Indian rupee weakens 5.15% in 2018 as high oil prices hurt

The Indian rupee, which hit its lowest in 15 months against the U.S. dollar on Monday, is expected to depreciate even more.
The weakened currency signals potential troubles for Asia’s third-largest economy amid higher oil prices and rising interest rates in the U.S., analysts said.
India’s current account and fiscal deficits mean the central bank may have little room to tap into its reserves to defend the currency.
The Indian rupee, which strengthened 6.75 percent against the U.S. dollar last year, has been on a general downtrend since the start of 2018. The currency on Monday hit its lowest in 15 months to trade at 67.13 rupees against a dollar — that’s a 5.15 percent fall for the year so far.
India’s growth slowed in 2017 because of the surprise demonetization, the introduction of a Goods and Services Tax and mounting bad debt in the banking sector.
Those problems have taken a back seat, but the recent rise in oil prices now threatens to widen the country’s deficits at a time when government spending has increased.
India is a net importer of oil and every $10 per barrel increase in price could worsen its current account and fiscal balances by 0.4 percent and 0.1 percent of GDP, respectively, Nomura analysts estimated. That could shave around 15 basis points off the country’s growth, the analysts wrote in a note.
A weaker rupee and higher oil prices will cause inflation to accelerate, which may prompt the Reserve Bank of India to hike interest rates earlier than expected.
But not all is lost for the rupee and India’s economy, according to analysts at Malaysian lender Maybank. The RBI said economic activity could accelerate given signs of rising capital expenditure and improving global demand, which would help the currency to stabilize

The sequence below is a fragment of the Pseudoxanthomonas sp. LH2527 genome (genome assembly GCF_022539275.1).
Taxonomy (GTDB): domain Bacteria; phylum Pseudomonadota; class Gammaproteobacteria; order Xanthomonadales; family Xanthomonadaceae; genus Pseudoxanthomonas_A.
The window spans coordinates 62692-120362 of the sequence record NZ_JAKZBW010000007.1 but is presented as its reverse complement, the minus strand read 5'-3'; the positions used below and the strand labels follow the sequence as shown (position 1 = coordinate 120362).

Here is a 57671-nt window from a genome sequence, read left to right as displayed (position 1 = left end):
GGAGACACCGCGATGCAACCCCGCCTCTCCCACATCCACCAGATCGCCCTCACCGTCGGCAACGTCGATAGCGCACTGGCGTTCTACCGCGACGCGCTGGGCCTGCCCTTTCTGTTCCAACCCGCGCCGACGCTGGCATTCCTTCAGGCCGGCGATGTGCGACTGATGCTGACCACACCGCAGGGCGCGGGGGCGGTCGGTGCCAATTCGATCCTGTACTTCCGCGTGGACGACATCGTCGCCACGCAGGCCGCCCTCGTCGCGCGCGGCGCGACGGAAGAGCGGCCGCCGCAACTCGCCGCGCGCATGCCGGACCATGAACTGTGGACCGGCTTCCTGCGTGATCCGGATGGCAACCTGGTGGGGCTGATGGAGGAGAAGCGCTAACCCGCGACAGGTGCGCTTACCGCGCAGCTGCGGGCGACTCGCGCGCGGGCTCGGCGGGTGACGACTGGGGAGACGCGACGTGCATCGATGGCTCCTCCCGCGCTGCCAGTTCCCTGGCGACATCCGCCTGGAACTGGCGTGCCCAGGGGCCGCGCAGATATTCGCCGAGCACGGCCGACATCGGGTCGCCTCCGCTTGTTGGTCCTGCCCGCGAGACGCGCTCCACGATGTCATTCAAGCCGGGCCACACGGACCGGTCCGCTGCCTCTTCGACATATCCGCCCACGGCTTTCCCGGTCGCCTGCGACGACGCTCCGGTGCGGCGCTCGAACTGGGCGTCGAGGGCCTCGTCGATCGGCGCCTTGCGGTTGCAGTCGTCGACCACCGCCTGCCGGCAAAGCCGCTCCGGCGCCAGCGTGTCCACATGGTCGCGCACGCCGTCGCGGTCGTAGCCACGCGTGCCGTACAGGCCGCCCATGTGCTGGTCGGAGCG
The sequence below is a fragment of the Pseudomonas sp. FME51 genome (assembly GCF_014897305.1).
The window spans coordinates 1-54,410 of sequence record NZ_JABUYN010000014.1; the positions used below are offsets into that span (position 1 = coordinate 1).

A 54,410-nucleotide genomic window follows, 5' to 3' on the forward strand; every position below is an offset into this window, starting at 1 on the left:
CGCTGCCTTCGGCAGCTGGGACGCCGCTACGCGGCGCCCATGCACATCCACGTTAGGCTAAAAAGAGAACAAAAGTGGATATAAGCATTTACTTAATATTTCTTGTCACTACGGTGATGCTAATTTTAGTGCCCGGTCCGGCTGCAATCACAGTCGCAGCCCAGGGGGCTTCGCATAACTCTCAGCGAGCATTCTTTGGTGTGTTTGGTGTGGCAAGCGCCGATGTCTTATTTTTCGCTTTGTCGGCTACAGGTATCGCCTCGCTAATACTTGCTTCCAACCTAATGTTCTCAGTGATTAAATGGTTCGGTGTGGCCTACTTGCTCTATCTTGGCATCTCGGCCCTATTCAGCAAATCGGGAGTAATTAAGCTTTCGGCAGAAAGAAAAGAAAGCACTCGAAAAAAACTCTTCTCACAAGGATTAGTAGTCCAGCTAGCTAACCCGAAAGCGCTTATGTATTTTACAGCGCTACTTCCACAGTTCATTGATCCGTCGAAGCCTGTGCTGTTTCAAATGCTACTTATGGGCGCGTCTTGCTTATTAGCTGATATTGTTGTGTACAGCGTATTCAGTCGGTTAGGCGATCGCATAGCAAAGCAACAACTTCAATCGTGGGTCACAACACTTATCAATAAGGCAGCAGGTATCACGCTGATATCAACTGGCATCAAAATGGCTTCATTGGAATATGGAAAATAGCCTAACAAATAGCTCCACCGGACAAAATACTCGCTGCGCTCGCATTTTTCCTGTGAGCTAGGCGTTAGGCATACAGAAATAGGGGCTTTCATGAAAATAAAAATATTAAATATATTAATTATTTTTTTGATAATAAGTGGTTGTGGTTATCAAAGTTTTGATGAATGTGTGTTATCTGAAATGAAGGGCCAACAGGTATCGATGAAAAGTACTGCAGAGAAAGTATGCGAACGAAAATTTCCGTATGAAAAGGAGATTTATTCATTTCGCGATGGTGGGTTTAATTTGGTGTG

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Indian rupee weakens 5.15% in 2018 as high oil prices hurt

The Indian rupee, which hit its lowest in 15 months against the U.S. dollar on Monday, is expected to depreciate even more.
The weakened currency signals potential troubles for Asia’s third-largest economy amid higher oil prices and rising interest rates in the U.S., analysts said.
India’s current account and fiscal deficits mean the central bank may have little room to tap into its reserves to defend the currency.
The Indian rupee, which strengthened 6.75 percent against the U.S. dollar last year, has been on a general downtrend since the start of 2018. The currency on Monday hit its lowest in 15 months to trade at 67.13 rupees against a dollar — that’s a 5.15 percent fall for the year so far.
India’s growth slowed in 2017 because of the surprise demonetization, the introduction of a Goods and Services Tax and mounting bad debt in the banking sector.
Those problems have taken a back seat, but the recent rise in oil prices now threatens to widen the country’s deficits at a time when government spending has increased.
India is a net importer of oil and every $10 per barrel increase in price could worsen its current account and fiscal balances by 0.4 percent and 0.1 percent of GDP, respectively, Nomura analysts estimated. That could shave around 15 basis points off the country’s growth, the analysts wrote in a note.
A weaker rupee and higher oil prices will cause inflation to accelerate, which may prompt the Reserve Bank of India to hike interest rates earlier than expected.
But not all is lost for the rupee and India’s economy, according to analysts at Malaysian lender Maybank. The RBI said economic activity could accelerate given signs of rising capital expenditure and improving global demand, which would help the currency to stabilize

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